What does this mean for the patient-HCP relationship?
It is recognized that supporting patients to be involved in decision-making requires a re-working of the traditional patient / doctor relationship. The traditional image of the passive patient, meekly following doctor’s orders has been replaced by the notion of an active and involved patient as a partner. Policy and research has described how patients are experts in their own life circumstances and are increasingly knowledgeable about their illness and treatment options.
This means that the assumption that the simple receipt of information from a HCP will result in changed behaviour and / or adherence to prescribed medications (and that this leads to better health outcomes) is changing along with the evolution of the patient-doctor relationship.
What does this mean for skills of HCPs?
HCPs need to work alongside patients to ensure that patients can make informed decisions about their health. Shared decision-making requires HCPs to engage with patients as partners, taking into account their priorities and concerns. Research shows that this includes listening effectively to patients, and respecting diversity and patient beliefs in order to reach a shared agreement about treatment wherever this is possible. From this perspective, the relationship between HCPs and patients with chronic conditions is a partnership, and lies at the heart of adherence.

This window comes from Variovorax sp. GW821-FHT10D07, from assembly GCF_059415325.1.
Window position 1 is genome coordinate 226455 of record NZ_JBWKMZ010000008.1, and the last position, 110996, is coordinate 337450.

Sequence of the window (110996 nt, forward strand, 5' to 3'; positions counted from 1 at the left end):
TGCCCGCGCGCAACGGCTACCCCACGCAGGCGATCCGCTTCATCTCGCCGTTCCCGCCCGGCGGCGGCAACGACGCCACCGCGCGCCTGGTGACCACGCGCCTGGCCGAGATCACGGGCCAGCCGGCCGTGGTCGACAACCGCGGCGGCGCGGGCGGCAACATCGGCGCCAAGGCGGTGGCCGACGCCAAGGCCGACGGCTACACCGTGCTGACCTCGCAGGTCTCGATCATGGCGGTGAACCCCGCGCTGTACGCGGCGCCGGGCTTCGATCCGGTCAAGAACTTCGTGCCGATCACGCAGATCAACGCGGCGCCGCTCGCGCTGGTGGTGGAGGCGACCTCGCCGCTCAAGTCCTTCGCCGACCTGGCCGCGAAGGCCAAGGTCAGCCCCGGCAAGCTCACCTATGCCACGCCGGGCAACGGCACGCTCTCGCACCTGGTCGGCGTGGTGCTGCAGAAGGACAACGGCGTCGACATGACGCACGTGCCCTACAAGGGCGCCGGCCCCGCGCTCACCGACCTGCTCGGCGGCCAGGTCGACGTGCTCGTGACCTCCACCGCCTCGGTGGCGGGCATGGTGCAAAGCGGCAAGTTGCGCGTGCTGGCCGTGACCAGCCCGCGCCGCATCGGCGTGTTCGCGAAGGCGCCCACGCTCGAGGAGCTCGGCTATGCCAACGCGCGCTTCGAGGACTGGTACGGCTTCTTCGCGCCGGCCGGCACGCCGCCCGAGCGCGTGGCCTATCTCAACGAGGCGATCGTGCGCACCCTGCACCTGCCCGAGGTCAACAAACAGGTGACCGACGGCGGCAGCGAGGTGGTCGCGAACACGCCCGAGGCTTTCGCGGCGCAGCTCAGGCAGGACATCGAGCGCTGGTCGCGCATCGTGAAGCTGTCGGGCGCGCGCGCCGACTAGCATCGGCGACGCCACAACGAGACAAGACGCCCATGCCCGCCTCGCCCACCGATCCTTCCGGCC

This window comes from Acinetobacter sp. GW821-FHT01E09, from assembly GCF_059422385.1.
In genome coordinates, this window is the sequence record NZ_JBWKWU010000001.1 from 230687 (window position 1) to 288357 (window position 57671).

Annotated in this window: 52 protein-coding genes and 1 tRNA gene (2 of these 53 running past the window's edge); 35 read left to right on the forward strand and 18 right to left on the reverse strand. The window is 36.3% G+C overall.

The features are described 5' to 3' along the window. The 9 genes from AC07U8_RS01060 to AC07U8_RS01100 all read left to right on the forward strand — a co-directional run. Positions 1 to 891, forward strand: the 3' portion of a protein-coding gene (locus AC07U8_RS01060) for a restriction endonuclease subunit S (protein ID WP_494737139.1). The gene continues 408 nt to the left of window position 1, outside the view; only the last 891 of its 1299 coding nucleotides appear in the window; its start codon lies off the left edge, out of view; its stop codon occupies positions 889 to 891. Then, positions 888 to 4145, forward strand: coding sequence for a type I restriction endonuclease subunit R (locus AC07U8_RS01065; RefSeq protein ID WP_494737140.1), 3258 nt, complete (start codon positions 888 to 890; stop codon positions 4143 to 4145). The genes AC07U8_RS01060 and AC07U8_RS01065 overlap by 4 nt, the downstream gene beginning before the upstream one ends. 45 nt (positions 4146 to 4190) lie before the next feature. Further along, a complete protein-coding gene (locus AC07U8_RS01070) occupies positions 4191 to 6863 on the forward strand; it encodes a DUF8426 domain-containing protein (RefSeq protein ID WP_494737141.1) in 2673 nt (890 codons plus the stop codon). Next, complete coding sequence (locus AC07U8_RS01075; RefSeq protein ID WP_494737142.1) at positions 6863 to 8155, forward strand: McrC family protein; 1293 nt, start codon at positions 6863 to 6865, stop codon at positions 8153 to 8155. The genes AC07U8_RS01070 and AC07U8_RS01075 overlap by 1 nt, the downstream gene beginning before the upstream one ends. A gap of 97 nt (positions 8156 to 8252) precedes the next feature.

Is adherence always a ‘good’ thing?
- it follows a process that allows patients to influence the decision making if they wish
- an appropriate choice of medicine is made by the prescriber, and
- there is room for negotiation and ongoing support if problems arise.
According to research, unquestioning adherence may not always be a ‘good’ thing. A National Health Service document in the UK reported how adherence is appropriate and beneficial if:
The report describes that for some medicines, the need for total adherence may be questionable. Small deviations in adherence may be more practical for the patient, if there are no adverse results, while other medicines need to be taken strictly as prescribed. This suggests that a better working definition of effective adherence might be: `The point below which the desired preventative or desired therapeutic result is unlikely to be achieved.’i This highlights the importance of differentiating in consulting discussions between guidelines (to keep within), and instructions (to be strictly adhered to).